Slugs aaargh! No, wait – they’re pretty amazing actually!

See if you can spot how many slugs are under this dandelion…..

There’re 46 known species of slug and semi-slug across Britain and Ireland. They inhabit a diverse range of habitats and provide nutrition for many other species higher up the food chain.

Instead of using chemicals in your garden try to concentrate on your ‘garden hygiene’.

So, my top tip to control slugs (and especially the small partially subterranean types that do a lot of damage to plants) is to control dandelions (Taraxacum officinale).
Not only do dandelions smother your lawn grass but they are great at harbouring our slimy neighbours.
Use a grubber to go round your lawn and veg beds and have dandelions out at the root. Take away the habitat….and there’s nowhere for the slug to go!

You don’t have to waste the dandelions either. The flowers and leaves are edible! Did you know that due to the way that our Linnean plant classification system works, any plant with officinale as the species means it’s edible? Try sprinkling some of the petals and young tender leaves into your salads. They’re crammed with Vitamin A and B12 and are a source of antioxidants.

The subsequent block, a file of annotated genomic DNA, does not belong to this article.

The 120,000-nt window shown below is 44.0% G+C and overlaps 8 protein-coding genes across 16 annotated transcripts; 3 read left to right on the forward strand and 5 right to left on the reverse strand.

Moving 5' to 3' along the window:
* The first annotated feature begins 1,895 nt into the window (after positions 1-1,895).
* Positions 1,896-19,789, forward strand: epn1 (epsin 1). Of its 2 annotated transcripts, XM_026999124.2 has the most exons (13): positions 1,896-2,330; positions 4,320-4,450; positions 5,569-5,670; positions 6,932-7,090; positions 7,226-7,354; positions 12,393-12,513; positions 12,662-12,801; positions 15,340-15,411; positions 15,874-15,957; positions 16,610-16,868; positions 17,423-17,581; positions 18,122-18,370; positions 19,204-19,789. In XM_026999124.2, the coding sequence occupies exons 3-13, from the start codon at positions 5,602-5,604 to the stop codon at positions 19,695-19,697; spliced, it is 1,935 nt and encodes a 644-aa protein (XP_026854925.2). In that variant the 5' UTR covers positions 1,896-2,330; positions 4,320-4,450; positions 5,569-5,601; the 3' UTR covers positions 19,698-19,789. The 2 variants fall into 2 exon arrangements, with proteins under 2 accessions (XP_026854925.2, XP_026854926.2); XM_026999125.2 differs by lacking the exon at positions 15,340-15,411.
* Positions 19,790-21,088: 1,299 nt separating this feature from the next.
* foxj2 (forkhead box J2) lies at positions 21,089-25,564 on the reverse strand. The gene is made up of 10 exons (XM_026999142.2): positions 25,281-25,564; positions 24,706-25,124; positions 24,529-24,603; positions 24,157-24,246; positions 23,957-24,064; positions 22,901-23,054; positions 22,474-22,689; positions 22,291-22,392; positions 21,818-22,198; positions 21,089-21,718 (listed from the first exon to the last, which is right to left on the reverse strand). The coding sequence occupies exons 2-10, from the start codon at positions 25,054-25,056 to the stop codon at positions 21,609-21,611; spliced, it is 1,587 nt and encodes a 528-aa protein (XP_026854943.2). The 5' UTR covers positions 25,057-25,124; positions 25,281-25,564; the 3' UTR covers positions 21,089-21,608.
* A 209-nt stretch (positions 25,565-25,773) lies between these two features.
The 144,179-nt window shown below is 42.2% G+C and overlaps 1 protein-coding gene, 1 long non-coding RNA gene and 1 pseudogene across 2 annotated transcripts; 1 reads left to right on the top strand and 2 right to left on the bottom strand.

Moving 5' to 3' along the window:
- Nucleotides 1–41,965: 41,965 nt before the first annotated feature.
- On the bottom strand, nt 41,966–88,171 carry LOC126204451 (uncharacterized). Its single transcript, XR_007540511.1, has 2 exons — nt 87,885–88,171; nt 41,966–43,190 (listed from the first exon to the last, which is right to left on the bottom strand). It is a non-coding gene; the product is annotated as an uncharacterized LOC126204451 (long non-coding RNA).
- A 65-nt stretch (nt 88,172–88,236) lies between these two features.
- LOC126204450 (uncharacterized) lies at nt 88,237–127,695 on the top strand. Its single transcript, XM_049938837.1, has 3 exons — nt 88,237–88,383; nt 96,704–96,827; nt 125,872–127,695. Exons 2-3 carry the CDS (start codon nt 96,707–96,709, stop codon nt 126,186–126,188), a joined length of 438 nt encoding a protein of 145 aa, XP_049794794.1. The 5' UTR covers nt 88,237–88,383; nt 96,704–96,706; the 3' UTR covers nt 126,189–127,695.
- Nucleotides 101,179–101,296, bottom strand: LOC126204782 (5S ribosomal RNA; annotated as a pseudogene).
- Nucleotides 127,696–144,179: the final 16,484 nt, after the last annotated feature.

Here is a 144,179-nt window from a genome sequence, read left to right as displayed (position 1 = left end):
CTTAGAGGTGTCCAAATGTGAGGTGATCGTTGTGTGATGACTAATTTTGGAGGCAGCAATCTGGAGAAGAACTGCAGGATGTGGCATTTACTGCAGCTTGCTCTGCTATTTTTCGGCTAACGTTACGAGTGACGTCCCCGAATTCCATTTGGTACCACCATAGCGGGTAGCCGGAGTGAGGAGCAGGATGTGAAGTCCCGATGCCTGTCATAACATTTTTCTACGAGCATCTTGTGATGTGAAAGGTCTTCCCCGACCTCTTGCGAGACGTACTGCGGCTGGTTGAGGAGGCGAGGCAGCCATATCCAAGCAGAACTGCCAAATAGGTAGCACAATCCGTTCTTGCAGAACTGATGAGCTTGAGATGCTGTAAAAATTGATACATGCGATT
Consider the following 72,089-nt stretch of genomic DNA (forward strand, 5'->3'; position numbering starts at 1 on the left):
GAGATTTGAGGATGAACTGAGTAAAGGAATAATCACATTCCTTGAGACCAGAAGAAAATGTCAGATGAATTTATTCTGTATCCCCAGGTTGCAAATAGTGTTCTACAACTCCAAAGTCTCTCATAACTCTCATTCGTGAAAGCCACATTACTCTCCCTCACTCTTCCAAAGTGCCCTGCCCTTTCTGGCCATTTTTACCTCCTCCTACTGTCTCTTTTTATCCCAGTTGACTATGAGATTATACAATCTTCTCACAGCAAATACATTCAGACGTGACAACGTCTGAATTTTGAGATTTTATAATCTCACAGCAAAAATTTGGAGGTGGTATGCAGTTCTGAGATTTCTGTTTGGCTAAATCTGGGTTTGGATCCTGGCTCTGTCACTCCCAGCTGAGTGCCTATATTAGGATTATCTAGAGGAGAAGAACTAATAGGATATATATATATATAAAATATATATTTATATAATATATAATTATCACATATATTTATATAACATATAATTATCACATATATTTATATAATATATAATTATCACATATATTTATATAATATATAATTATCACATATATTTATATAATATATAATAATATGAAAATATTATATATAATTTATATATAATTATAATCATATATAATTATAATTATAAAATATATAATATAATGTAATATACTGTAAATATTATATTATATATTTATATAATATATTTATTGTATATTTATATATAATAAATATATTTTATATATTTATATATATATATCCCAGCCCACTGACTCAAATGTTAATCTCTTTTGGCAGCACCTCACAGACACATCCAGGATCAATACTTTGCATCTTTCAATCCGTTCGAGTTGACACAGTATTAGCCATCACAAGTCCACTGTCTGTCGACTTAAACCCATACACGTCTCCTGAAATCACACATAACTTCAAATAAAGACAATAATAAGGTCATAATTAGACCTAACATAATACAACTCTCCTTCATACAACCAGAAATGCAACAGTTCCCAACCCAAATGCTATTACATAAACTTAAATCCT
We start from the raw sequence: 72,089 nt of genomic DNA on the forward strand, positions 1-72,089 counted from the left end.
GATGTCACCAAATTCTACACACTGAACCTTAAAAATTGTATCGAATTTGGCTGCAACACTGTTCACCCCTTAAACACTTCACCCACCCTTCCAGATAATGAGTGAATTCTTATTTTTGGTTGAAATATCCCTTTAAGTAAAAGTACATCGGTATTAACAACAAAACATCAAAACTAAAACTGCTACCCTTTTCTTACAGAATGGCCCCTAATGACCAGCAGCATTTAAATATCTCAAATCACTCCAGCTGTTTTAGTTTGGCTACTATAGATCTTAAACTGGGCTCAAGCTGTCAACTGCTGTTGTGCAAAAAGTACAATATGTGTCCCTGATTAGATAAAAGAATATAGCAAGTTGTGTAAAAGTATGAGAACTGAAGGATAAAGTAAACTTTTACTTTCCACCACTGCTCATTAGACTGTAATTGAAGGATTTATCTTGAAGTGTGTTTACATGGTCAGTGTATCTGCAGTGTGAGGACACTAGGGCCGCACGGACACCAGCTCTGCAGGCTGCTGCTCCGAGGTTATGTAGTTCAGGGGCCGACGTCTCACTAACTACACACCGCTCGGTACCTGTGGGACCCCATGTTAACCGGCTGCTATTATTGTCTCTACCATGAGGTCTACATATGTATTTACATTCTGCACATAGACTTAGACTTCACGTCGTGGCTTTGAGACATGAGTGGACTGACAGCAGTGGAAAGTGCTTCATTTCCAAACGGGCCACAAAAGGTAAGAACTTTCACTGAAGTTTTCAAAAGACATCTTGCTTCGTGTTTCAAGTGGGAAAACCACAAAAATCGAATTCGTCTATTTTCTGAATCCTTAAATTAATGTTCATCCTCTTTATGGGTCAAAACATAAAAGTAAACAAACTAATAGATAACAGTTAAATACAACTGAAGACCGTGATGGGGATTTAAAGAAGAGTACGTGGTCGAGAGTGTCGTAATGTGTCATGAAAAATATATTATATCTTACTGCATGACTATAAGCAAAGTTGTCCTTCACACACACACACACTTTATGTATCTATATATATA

Just make sure you leave the slugs behind!

Slugs really are at the top of their game when it comes to targeting (clearing up) plants that are stressed, substandard, grown overly lush or damaged so clean up any dead or failing leaves in you beds that may attract them. It’s a good idea to give especially vulnerable plants a top dressing of Biochar to prevent surface moisture and encourage healthy plant growth.

Using Biochar in your garden won’t prevent slugs full stop, but use it as a valuable tool in your gardening armoury to make sure your plants are on top form and are not stressed by lack of moisture or nutrition.

Our top 5 tips for preventing slug damage;

1. Keep your vegetables neat and tidy to stop them looking like a buffet for molluscs.
2.Top dress plants with Biochar to promote health.
3.Remove ground hugging plants such as Dandelions to reduce places for them to hide.
4.Take care hardening off plants that you’ve grown in the greenhouse or polytunnel before planting out.
5.Grab a torch and take a wander around your garden at night. Pick up any offending slugs and snails and dispose of (feed them to your chickens, throw them over your neighbours fence, choose appropriately)

How to make a ‘No Dig’ vegetable bed for free!

 

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